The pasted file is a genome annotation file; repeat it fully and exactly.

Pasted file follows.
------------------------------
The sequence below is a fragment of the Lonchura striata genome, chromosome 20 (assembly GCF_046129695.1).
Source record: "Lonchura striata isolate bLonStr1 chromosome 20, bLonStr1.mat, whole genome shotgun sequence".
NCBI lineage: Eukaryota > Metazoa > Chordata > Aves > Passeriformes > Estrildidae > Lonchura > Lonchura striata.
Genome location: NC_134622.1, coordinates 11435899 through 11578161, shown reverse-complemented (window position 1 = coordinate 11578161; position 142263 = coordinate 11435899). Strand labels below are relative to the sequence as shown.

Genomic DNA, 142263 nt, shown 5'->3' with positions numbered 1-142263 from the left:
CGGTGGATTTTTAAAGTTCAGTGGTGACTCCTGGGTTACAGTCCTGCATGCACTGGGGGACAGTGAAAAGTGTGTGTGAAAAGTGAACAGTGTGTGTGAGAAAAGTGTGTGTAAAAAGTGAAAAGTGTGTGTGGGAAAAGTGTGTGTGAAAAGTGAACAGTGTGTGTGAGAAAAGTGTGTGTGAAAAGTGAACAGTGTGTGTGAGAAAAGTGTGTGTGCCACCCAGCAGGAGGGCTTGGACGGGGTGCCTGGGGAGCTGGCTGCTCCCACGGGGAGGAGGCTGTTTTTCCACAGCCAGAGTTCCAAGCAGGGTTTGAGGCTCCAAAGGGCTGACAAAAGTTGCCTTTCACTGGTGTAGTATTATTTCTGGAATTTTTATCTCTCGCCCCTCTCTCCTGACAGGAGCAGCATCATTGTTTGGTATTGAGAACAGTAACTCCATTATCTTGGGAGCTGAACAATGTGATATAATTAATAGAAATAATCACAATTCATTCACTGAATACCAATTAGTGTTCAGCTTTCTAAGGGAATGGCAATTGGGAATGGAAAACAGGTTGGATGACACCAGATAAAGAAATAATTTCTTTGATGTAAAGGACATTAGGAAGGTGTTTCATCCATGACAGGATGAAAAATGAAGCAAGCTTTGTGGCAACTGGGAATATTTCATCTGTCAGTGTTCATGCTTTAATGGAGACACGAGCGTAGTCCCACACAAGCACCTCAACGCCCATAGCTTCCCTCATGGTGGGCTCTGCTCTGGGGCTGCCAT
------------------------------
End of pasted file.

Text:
The sequence below is a fragment of the Lonchura striata genome, chromosome 20 (assembly GCF_046129695.1).
Source record: "Lonchura striata isolate bLonStr1 chromosome 20, bLonStr1.mat, whole genome shotgun sequence".
NCBI lineage: Eukaryota > Metazoa > Chordata > Aves > Passeriformes > Estrildidae > Lonchura > Lonchura striata.
Genome location: NC_134622.1, coordinates 11435899 through 11578161, shown reverse-complemented (window position 1 = coordinate 11578161; position 142263 = coordinate 11435899). Strand labels below are relative to the sequence as shown.

Genomic DNA, 142263 nt, shown 5'->3' with positions numbered 1-142263 from the left:
CGGTGGATTTTTAAAGTTCAGTGGTGACTCCTGGGTTACAGTCCTGCATGCACTGGGGGACAGTGAAAAGTGTGTGTGAAAAGTGAACAGTGTGTGTGAGAAAAGTGTGTGTAAAAAGTGAAAAGTGTGTGTGGGAAAAGTGTGTGTGAAAAGTGAACAGTGTGTGTGAGAAAAGTGTGTGTGAAAAGTGAACAGTGTGTGTGAGAAAAGTGTGTGTGCCACCCAGCAGGAGGGCTTGGACGGGGTGCCTGGGGAGCTGGCTGCTCCCACGGGGAGGAGGCTGTTTTTCCACAGCCAGAGTTCCAAGCAGGGTTTGAGGCTCCAAAGGGCTGACAAAAGTTGCCTTTCACTGGTGTAGTATTATTTCTGGAATTTTTATCTCTCGCCCCTCTCTCCTGACAGGAGCAGCATCATTGTTTGGTATTGAGAACAGTAACTCCATTATCTTGGGAGCTGAACAATGTGATATAATTAATAGAAATAATCACAATTCATTCACTGAATACCAATTAGTGTTCAGCTTTCTAAGGGAATGGCAATTGGGAATGGAAAACAGGTTGGATGACACCAGATAAAGAAATAATTTCTTTGATGTAAAGGACATTAGGAAGGTGTTTCATCCATGACAGGATGAAAAATGAAGCAAGCTTTGTGGCAACTGGGAATATTTCATCTGTCAGTGTTCATGCTTTAATGGAGACACGAGCGTAGTCCCACACAAGCACCTCAACGCCCATAGCTTCCCTCATGGTGGGCTCTGCTCTGGGGCTGCCAT